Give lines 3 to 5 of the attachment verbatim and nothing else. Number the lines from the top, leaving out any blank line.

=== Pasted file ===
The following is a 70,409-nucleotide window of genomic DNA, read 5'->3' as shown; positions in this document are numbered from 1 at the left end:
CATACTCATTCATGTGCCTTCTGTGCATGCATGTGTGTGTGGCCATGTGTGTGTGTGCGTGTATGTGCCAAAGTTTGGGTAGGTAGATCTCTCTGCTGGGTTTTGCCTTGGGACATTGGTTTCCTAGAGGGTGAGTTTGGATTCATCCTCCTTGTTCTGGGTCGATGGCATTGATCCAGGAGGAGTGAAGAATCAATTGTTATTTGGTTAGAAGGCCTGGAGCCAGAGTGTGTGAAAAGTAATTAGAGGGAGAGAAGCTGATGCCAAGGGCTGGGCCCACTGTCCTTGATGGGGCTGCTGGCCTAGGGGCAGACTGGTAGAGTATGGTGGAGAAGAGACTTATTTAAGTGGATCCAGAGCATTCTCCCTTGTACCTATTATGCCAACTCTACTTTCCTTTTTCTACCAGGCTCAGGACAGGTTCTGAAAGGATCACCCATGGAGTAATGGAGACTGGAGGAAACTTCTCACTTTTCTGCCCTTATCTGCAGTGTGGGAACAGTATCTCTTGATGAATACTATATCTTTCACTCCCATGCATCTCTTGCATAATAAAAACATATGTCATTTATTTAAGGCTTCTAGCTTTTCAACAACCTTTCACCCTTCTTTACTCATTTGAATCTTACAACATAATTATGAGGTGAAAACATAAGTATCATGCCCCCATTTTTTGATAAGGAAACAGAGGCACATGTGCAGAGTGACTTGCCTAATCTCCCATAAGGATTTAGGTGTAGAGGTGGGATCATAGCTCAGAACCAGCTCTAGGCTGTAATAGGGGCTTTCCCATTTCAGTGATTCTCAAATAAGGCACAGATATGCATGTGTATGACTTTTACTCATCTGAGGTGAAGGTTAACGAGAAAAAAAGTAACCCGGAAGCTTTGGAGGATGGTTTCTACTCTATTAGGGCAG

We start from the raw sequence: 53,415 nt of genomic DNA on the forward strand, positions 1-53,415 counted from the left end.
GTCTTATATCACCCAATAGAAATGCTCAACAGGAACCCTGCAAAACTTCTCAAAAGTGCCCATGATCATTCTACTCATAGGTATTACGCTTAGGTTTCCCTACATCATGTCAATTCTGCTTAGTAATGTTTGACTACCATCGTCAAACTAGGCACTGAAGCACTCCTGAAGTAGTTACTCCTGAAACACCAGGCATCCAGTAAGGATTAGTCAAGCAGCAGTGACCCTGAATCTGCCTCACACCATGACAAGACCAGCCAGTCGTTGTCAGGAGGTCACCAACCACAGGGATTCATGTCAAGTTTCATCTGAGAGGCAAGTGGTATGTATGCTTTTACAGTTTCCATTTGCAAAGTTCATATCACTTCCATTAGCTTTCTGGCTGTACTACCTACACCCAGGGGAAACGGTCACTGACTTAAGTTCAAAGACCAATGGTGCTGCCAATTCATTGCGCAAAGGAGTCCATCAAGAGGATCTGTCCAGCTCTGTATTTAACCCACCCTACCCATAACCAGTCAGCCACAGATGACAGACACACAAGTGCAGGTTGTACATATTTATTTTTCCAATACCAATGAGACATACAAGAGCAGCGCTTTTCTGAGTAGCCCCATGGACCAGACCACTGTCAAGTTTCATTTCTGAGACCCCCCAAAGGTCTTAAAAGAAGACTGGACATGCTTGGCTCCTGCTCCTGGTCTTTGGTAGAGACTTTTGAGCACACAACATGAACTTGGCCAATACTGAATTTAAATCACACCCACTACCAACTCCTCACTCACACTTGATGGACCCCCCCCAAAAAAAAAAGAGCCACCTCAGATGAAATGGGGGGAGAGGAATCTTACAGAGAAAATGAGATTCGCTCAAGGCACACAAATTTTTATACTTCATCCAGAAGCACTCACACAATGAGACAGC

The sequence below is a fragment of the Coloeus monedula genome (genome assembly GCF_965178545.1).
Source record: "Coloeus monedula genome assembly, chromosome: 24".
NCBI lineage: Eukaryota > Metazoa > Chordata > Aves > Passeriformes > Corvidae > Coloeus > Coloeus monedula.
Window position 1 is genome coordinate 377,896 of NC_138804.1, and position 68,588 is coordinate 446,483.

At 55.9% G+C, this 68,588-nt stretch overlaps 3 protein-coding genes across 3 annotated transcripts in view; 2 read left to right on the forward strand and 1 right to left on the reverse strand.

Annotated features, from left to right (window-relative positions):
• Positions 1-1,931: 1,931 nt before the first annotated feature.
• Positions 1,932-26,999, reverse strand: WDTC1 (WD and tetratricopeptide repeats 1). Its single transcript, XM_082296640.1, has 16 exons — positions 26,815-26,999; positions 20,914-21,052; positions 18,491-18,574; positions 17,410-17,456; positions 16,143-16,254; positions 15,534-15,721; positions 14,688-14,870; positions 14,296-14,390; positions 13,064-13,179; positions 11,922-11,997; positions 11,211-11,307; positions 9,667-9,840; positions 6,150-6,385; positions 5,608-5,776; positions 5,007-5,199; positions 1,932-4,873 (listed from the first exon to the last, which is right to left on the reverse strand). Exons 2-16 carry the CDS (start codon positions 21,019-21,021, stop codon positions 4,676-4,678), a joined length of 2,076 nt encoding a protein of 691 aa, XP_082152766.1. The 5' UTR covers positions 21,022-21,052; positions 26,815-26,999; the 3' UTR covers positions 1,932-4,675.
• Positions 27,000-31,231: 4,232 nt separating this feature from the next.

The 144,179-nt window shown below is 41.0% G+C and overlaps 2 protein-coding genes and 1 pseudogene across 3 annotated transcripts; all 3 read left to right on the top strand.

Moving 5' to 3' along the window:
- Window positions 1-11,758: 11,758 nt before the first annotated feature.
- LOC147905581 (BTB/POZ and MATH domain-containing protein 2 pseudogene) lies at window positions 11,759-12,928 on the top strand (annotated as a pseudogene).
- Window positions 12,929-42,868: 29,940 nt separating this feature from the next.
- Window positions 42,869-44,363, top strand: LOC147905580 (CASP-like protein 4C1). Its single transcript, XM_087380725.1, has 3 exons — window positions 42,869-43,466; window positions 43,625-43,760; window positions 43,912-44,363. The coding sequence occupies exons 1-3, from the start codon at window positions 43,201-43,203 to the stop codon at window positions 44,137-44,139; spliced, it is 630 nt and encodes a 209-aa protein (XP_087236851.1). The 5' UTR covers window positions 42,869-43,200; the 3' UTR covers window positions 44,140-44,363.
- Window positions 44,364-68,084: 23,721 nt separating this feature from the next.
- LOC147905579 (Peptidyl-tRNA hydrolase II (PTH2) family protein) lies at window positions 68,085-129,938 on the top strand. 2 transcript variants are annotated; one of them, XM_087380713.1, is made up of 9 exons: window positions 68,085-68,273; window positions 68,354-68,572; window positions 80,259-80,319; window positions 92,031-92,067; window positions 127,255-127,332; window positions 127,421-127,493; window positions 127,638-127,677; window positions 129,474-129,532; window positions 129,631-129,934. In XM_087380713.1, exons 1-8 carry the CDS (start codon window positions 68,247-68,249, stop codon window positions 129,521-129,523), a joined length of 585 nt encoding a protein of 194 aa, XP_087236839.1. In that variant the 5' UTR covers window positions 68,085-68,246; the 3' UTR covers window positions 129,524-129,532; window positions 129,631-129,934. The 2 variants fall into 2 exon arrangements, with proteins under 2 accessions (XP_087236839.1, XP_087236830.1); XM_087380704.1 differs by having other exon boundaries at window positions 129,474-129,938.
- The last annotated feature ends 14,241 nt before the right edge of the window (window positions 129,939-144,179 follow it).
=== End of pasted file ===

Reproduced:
We start from the raw sequence: 53,415 nt of genomic DNA on the forward strand, positions 1-53,415 counted from the left end.
GTCTTATATCACCCAATAGAAATGCTCAACAGGAACCCTGCAAAACTTCTCAAAAGTGCCCATGATCATTCTACTCATAGGTATTACGCTTAGGTTTCCCTACATCATGTCAATTCTGCTTAGTAATGTTTGACTACCATCGTCAAACTAGGCACTGAAGCACTCCTGAAGTAGTTACTCCTGAAACACCAGGCATCCAGTAAGGATTAGTCAAGCAGCAGTGACCCTGAATCTGCCTCACACCATGACAAGACCAGCCAGTCGTTGTCAGGAGGTCACCAACCACAGGGATTCATGTCAAGTTTCATCTGAGAGGCAAGTGGTATGTATGCTTTTACAGTTTCCATTTGCAAAGTTCATATCACTTCCATTAGCTTTCTGGCTGTACTACCTACACCCAGGGGAAACGGTCACTGACTTAAGTTCAAAGACCAATGGTGCTGCCAATTCATTGCGCAAAGGAGTCCATCAAGAGGATCTGTCCAGCTCTGTATTTAACCCACCCTACCCATAACCAGTCAGCCACAGATGACAGACACACAAGTGCAGGTTGTACATATTTATTTTTCCAATACCAATGAGACATACAAGAGCAGCGCTTTTCTGAGTAGCCCCATGGACCAGACCACTGTCAAGTTTCATTTCTGAGACCCCCCAAAGGTCTTAAAAGAAGACTGGACATGCTTGGCTCCTGCTCCTGGTCTTTGGTAGAGACTTTTGAGCACACAACATGAACTTGGCCAATACTGAATTTAAATCACACCCACTACCAACTCCTCACTCACACTTGATGGACCCCCCCCAAAAAAAAAAGAGCCACCTCAGATGAAATGGGGGGAGAGGAATCTTACAGAGAAAATGAGATTCGCTCAAGGCACACAAATTTTTATACTTCATCCAGAAGCACTCACACAATGAGACAGC

The sequence below is a fragment of the Coloeus monedula genome (genome assembly GCF_965178545.1).